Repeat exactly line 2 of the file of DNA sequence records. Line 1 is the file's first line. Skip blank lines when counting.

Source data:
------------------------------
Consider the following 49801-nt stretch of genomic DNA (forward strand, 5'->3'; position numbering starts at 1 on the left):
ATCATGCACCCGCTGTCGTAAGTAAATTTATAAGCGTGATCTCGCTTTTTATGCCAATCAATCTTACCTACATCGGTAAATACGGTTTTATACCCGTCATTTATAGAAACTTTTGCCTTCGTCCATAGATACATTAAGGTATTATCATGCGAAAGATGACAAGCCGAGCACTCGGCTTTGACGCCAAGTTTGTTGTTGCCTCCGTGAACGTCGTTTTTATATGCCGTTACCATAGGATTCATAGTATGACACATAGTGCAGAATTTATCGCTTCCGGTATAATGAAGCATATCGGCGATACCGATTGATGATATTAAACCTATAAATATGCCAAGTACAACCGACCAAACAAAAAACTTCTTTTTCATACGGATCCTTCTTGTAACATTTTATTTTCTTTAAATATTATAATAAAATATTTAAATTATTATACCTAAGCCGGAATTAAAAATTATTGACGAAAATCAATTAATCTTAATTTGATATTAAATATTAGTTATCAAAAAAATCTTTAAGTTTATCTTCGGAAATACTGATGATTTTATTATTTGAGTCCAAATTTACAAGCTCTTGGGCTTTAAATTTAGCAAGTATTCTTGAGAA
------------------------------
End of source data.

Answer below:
ATCATGCACCCGCTGTCGTAAGTAAATTTATAAGCGTGATCTCGCTTTTTATGCCAATCAATCTTACCTACATCGGTAAATACGGTTTTATACCCGTCATTTATAGAAACTTTTGCCTTCGTCCATAGATACATTAAGGTATTATCATGCGAAAGATGACAAGCCGAGCACTCGGCTTTGACGCCAAGTTTGTTGTTGCCTCCGTGAACGTCGTTTTTATATGCCGTTACCATAGGATTCATAGTATGACACATAGTGCAGAATTTATCGCTTCCGGTATAATGAAGCATATCGGCGATACCGATTGATGATATTAAACCTATAAATATGCCAAGTACAACCGACCAAACAAAAAACTTCTTTTTCATACGGATCCTTCTTGTAACATTTTATTTTCTTTAAATATTATAATAAAATATTTAAATTATTATACCTAAGCCGGAATTAAAAATTATTGACGAAAATCAATTAATCTTAATTTGATATTAAATATTAGTTATCAAAAAAATCTTTAAGTTTATCTTCGGAAATACTGATGATTTTATTATTTGAGTCCAAATTTACAAGCTCTTGGGCTTTAAATTTAGCAAGTATTCTTGAGAA